This is arguably better than overriding setViewText because you wouldn’t even have to subclass the adapter to do it – or even create a class (it could be an anonymous implementation). And of course you can access all of the cursor columns in any way you please. Nice.

As far as my earlier data retrieval woes, this gave me the ability to pull data out the way I wanted. Sqlite seems to be storing plenty of precision in the NUMERIC column type; it was just a matter of it being retrieved as a String that caused truncation of precision. In this case the solution was just to pull it out as a Long or Double as appropriate and format it myself (I also learned about DecimalFormat which was very helpful).

Mangling data with sqlite on Android

Oof! I still haven’t recovered from the holidays.

I nearly have LogMyLife in a presentable state, but I just have this one last nit to pick: numbers don’t seem to get recorded the way I expect. I’m using a numerical column (with the intention of using the DB to manipulate numerical values later) but they weren’t storing with the precision I expected.

To explore this, I created a demo project on github. It’s a simple Android app that lets you try out storing values in different ways. It’s interesting for exploring edge cases. I’d like to say more about this but it’s late… maybe later. One answer I was looking for: when you store the value 1.23456789 into a numeric column, if you retrieve it as a String, you get 1.23457; as a Float, 1.2345679; if you retrieve it as a Double you get the full precision. When retrieved as a String it’s getting truncated with only six digits of precision – why?

Running into (minor) Sqlite limitations

Sqlite is pretty nifty and has lots of great features for such a small footprint. It’s deliberately lacking a number of things. I ran up against one of those today: you can’t drop or rename columns. (Of course, you could create a new table with the right columns, copy the data from the first table, drop the first table, and rename the copy.) Also, foreign key checks were evidently implemented fairly recently, and aren’t included in the stock sqlite shipped with Android.

Now here’s another interesting bit. You can create an index on a table and specify ASC or DESC, but unless the database is created with the right file format, the ASC/DESC won’t do anything. The default is to create the legacy file format (for compatibility). How would I create a database in the newer format? It’s not clear in Android where everything is expected to be filtered through the SQLiteOpenHelper, which doesn’t really have a lot of options. There’s some hints at this StackOverflow answer – you can use SQLiteDatabase directly to set flags when opening. I’m not sure that’s worth the trouble for me. I’m writing a personal logger, so I know things will be accessed in pretty much the same order. I don’t know how much difference it makes to order the index though. I’ll let it be for now, but would like to know if there’s an easy way to set flags via SQLiteOpenHelper.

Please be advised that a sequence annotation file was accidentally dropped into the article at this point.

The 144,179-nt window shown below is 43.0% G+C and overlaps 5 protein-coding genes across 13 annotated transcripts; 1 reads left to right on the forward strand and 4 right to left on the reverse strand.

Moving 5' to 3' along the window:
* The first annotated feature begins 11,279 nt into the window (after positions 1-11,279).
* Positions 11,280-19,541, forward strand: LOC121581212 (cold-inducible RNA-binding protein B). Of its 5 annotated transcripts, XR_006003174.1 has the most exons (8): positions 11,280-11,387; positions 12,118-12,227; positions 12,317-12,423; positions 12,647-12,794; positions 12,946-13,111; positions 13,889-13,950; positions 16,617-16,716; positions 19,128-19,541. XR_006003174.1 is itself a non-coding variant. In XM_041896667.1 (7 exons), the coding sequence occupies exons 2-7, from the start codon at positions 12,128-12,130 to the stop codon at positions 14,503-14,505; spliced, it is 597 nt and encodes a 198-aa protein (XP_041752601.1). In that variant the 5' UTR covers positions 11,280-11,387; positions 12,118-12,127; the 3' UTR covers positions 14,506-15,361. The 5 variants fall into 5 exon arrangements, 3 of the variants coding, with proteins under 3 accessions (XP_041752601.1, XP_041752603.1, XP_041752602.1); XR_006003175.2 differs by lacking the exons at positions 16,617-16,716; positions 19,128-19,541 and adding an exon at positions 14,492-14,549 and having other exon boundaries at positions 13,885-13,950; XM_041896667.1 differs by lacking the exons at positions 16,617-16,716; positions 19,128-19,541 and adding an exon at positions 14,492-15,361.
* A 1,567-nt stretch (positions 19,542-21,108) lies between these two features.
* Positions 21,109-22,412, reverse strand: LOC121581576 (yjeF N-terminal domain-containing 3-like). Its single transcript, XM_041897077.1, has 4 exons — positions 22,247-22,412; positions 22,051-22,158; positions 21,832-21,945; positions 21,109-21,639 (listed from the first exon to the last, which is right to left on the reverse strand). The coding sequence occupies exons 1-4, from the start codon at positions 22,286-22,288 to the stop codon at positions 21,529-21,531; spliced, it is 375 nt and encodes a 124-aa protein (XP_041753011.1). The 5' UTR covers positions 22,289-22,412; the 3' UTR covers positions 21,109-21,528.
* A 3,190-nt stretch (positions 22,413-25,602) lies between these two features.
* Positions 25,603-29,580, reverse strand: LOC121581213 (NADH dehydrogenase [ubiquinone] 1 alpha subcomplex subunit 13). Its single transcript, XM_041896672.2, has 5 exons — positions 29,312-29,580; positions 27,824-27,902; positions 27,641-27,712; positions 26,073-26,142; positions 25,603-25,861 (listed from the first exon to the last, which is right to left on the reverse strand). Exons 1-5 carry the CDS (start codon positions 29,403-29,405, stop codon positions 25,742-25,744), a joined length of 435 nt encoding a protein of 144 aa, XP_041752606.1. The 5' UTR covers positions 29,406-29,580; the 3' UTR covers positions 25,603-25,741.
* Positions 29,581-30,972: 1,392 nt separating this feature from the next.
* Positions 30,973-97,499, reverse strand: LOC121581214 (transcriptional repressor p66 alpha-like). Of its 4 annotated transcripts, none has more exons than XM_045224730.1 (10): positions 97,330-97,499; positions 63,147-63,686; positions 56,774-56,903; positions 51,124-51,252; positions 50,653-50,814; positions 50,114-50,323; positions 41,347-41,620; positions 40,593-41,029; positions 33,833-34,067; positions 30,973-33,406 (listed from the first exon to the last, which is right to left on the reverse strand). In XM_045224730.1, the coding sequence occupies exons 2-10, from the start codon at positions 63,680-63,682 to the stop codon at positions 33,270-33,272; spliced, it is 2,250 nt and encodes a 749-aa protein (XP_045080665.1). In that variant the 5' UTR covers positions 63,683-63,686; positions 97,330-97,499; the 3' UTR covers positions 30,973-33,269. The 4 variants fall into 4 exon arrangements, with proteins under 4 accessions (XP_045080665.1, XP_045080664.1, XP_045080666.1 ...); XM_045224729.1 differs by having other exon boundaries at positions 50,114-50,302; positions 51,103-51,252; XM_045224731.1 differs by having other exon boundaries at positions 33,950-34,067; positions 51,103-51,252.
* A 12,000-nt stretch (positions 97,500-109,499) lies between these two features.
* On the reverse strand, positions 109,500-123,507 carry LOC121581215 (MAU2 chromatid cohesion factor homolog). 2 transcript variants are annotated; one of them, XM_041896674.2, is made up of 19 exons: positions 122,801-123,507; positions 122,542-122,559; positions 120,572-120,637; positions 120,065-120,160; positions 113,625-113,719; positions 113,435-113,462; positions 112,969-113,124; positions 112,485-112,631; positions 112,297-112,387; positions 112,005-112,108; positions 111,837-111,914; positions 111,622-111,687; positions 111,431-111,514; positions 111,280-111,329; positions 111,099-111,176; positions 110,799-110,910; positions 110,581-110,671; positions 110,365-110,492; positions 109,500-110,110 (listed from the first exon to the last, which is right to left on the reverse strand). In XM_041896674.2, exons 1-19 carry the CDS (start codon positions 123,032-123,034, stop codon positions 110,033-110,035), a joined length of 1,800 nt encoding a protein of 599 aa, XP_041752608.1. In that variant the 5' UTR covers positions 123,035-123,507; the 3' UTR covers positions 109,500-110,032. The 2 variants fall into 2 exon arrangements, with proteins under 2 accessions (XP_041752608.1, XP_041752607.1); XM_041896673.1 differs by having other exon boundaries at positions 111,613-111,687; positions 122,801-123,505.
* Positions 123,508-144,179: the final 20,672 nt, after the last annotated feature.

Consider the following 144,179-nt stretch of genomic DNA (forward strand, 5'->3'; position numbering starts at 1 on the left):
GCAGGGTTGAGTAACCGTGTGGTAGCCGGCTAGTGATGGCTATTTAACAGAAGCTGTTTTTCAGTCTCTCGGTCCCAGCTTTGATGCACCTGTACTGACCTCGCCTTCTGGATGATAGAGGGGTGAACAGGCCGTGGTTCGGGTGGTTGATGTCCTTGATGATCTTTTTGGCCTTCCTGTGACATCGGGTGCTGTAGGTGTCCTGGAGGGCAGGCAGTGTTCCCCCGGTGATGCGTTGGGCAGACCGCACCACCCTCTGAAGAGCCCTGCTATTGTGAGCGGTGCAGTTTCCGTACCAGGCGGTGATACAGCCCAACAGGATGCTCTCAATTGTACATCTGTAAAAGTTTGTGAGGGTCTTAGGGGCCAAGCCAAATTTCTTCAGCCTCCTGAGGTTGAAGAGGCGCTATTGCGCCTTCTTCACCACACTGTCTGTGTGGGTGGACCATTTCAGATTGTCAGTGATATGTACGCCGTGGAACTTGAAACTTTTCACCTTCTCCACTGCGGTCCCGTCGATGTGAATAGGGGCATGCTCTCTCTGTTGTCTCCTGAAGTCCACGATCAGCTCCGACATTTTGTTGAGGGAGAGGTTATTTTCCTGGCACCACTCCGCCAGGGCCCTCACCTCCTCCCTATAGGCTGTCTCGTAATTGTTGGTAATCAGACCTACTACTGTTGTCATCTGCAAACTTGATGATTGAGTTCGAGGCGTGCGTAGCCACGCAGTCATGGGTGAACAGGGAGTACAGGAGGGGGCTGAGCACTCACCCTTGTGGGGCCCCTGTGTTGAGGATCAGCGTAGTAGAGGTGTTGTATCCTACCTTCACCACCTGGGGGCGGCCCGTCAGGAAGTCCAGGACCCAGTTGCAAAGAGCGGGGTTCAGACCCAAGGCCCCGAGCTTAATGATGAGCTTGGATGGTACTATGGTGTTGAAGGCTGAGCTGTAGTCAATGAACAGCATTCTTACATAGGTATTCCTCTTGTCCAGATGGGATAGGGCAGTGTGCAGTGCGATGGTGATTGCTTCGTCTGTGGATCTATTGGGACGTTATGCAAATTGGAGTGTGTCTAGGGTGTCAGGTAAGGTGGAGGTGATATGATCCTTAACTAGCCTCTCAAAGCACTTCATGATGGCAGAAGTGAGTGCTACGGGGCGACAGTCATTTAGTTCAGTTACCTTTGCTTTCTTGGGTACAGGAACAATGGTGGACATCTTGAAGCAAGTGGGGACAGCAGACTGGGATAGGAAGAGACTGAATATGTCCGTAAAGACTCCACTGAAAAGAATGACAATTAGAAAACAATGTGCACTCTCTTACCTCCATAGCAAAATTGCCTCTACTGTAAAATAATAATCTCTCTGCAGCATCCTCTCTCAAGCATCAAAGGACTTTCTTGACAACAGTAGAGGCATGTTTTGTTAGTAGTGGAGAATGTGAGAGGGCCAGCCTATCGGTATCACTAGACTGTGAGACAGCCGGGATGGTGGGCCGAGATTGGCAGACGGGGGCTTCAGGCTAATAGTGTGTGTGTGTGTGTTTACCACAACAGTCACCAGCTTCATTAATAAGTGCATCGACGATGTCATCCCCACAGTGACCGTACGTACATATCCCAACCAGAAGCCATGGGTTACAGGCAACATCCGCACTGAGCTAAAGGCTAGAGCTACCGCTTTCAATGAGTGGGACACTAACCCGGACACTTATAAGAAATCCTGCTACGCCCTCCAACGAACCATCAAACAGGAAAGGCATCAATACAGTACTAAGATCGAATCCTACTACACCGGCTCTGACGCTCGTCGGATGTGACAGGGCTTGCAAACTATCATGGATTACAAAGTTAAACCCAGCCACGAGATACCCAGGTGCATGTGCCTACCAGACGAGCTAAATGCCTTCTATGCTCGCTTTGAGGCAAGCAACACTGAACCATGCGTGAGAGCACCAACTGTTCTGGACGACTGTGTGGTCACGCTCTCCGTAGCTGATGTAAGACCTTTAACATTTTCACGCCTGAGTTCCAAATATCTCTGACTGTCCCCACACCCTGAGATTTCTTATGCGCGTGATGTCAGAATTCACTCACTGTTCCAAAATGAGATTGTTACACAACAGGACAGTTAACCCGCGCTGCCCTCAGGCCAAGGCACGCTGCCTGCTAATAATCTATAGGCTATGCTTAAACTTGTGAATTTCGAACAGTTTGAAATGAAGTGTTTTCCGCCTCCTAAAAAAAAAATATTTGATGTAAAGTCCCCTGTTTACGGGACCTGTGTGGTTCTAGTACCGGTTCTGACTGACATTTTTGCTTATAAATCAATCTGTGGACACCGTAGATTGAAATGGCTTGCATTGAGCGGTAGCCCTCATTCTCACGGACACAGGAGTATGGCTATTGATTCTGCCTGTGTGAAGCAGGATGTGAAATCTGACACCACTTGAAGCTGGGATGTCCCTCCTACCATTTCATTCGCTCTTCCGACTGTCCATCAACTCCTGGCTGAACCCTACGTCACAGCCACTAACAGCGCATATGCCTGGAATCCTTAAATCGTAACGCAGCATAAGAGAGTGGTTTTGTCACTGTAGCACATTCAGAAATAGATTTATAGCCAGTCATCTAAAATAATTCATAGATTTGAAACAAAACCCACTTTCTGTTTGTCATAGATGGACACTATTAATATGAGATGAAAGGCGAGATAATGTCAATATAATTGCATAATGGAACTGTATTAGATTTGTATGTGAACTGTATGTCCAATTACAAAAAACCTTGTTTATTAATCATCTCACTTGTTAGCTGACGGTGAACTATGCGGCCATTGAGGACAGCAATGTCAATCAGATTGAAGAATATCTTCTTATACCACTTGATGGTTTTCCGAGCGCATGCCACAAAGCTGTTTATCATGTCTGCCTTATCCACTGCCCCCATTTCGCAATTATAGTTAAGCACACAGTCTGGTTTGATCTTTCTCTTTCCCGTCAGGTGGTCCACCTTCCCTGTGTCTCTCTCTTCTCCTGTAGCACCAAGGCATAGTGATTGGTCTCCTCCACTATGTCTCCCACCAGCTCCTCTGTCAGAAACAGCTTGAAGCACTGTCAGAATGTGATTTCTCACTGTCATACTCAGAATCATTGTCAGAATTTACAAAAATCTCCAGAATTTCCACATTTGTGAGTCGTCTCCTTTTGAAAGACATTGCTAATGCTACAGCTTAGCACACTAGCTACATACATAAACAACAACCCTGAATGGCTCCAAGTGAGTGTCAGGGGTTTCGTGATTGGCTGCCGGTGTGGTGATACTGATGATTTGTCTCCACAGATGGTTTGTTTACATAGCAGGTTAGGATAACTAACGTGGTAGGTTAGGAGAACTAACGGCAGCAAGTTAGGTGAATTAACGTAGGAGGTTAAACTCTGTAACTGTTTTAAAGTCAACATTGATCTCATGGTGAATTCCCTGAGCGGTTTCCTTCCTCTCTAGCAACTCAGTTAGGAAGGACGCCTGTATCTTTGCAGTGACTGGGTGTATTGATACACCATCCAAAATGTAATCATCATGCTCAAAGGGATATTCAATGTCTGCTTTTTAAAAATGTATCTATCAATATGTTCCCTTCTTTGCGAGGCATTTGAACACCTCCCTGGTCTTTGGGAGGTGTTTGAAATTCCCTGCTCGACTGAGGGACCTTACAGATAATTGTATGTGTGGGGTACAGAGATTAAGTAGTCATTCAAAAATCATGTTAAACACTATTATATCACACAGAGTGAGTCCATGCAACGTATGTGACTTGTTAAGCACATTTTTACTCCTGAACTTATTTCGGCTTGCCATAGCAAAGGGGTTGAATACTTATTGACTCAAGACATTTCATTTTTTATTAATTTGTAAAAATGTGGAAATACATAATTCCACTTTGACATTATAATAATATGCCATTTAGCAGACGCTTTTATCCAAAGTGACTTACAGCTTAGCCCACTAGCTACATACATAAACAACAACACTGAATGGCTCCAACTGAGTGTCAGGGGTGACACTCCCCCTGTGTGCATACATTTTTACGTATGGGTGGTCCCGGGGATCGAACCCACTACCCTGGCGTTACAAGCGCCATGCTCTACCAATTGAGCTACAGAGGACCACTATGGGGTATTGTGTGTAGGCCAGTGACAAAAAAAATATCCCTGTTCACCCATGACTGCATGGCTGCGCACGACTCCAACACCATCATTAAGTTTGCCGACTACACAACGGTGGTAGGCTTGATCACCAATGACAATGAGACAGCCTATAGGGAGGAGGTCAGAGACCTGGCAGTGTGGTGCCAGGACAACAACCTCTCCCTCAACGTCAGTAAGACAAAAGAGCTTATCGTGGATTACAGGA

debugging and learning by lending a hand

I start out the day with a lovely SQLite error:

ERROR/AndroidRuntime(800): Caused by: android.database.sqlite.SQLiteException: near “Group”: syntax error: , while compiling: SELECT _id, name FROM Group

Now, I did just change (almost) all of my table and column names, but I don’t see anything wrong with that SQL. Hm; surely there’s a way to get SQLite to log the exact statements it’s running? Maybe that would help. Hmm, maybe, but given the statement above looked fine, maybe I should just try it directly by firing up adb shell and checking the DB myself with sqlite3.

# sqlite3 whendidi.db
SQLite version 3.5.9
Enter “.help” for instructions
sqlite> SELECT _id, name FROM Group;
SQL error: near “Group”: syntax error
sqlite> .schema Group
sqlite> .schema
CREATE TABLE android_metadata (locale TEXT);

So there’s the problem – the “Group” table wasn’t created (for that matter, none were). Pretty simple, but why do I get this as a “Syntax error” rather than “Table doesn’t exist” error? Oh, duh – “group” is a reserved word in SQL. Hahahah, the wacky things I do sometimes… and I would’ve noticed it earlier if I’d paid attention the first time I tried to run the app and it failed (while creating the DB, instead of now while trying to use tables that should have been created the first time).

I got a chance to be AndroidDev support for AndroidFTW today. His problem was simple enough, needed to know how to hook up a ListView and its menu to respond to user clicks. Along the way, I noticed that there are two parallel methods for handling selections from the options menu: the one I’ve been using (probably saw it in books) – onMenuItemSelected(int, MenuItem) and the one that’s in the online guide, onOptionsItemSelected(MenuItem). Doesn’t hurt to use the former but makes more sense to use the latter.